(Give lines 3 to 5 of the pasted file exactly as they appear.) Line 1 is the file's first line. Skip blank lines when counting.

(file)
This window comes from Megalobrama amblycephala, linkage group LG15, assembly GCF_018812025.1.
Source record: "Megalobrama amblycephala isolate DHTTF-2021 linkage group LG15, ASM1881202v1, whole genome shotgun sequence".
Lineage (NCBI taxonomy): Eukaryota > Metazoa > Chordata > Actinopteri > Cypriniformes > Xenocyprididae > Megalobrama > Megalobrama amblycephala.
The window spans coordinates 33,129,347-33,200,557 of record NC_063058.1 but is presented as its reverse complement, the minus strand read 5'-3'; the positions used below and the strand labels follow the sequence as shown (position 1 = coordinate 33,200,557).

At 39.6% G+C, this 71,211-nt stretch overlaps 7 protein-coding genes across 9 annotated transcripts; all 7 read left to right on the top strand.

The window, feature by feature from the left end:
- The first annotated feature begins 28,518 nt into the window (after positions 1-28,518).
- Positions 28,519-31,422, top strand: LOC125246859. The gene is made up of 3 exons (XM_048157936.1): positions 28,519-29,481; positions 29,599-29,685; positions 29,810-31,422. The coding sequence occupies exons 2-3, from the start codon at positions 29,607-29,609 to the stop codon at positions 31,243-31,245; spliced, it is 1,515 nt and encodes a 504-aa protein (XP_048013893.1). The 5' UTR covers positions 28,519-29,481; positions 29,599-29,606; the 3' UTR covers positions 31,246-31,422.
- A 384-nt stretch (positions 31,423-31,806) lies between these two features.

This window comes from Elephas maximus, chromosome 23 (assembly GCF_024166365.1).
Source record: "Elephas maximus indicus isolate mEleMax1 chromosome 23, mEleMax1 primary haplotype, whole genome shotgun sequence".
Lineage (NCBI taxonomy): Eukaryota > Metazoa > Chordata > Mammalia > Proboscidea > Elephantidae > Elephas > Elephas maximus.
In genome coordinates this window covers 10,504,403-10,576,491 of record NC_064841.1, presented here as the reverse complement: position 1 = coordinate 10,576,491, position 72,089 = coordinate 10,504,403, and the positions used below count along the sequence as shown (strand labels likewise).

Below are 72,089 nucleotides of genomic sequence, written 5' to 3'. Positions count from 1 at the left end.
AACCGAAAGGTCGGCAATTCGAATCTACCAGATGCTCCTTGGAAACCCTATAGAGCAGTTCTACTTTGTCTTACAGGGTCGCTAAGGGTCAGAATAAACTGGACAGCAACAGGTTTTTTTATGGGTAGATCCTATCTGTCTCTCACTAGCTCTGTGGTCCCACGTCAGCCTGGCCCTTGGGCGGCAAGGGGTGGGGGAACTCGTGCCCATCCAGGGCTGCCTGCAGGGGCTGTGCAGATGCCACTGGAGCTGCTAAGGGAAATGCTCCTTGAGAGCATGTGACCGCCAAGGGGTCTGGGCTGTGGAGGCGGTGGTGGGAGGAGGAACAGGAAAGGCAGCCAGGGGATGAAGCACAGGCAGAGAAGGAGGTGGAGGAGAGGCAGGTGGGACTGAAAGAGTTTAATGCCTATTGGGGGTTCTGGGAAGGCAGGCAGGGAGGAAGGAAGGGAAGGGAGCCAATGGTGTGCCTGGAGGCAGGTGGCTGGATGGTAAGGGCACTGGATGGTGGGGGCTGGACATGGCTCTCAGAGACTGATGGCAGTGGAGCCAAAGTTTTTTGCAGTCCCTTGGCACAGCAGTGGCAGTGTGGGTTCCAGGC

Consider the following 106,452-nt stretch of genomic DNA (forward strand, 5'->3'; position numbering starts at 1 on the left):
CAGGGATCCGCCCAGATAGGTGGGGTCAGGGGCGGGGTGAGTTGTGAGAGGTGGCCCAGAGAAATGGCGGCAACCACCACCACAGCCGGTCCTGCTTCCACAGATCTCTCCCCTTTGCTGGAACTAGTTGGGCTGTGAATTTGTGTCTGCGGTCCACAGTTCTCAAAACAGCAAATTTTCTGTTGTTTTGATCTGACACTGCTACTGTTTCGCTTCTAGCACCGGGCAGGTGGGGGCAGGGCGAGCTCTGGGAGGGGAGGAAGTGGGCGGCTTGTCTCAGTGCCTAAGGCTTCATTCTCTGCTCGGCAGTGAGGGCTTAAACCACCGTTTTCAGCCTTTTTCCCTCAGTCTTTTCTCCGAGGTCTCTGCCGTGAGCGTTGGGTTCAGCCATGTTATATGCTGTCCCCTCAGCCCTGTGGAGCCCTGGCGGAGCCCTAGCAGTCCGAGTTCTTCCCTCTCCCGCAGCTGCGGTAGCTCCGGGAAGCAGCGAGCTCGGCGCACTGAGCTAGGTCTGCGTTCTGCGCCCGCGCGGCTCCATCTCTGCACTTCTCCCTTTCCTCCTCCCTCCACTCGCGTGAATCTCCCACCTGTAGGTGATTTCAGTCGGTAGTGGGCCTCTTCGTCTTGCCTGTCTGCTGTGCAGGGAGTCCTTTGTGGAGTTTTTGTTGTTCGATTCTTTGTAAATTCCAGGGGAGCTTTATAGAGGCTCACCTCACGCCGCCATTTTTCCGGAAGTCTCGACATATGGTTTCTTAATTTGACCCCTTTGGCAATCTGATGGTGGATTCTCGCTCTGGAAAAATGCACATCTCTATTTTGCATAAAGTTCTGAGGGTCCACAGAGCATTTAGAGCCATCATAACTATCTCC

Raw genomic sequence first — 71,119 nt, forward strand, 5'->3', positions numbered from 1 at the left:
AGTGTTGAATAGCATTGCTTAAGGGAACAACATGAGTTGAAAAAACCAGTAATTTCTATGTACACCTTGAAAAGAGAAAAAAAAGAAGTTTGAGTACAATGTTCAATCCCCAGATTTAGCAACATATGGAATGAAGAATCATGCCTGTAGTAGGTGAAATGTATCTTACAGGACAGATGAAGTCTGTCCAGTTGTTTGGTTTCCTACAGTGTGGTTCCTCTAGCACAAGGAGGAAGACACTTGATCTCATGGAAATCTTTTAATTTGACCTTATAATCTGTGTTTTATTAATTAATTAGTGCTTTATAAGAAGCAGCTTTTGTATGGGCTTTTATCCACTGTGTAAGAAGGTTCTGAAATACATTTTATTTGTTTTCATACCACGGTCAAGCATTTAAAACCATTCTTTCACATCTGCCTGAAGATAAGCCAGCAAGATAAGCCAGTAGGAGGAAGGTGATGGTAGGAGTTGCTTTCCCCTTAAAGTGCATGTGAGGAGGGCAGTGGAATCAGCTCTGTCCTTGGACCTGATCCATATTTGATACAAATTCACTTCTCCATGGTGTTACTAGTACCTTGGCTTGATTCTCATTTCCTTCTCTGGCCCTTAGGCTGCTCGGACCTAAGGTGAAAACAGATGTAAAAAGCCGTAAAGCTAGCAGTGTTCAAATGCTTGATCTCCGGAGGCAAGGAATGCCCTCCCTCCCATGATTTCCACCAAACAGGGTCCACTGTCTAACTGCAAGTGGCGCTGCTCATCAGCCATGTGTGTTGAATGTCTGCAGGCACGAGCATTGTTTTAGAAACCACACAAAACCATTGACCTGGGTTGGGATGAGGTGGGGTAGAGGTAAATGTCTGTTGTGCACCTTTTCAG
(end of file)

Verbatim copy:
Lineage (NCBI taxonomy): Eukaryota > Metazoa > Chordata > Actinopteri > Cypriniformes > Xenocyprididae > Megalobrama > Megalobrama amblycephala.
The window spans coordinates 33,129,347-33,200,557 of record NC_063058.1 but is presented as its reverse complement, the minus strand read 5'-3'; the positions used below and the strand labels follow the sequence as shown (position 1 = coordinate 33,200,557).

At 39.6% G+C, this 71,211-nt stretch overlaps 7 protein-coding genes across 9 annotated transcripts; all 7 read left to right on the top strand.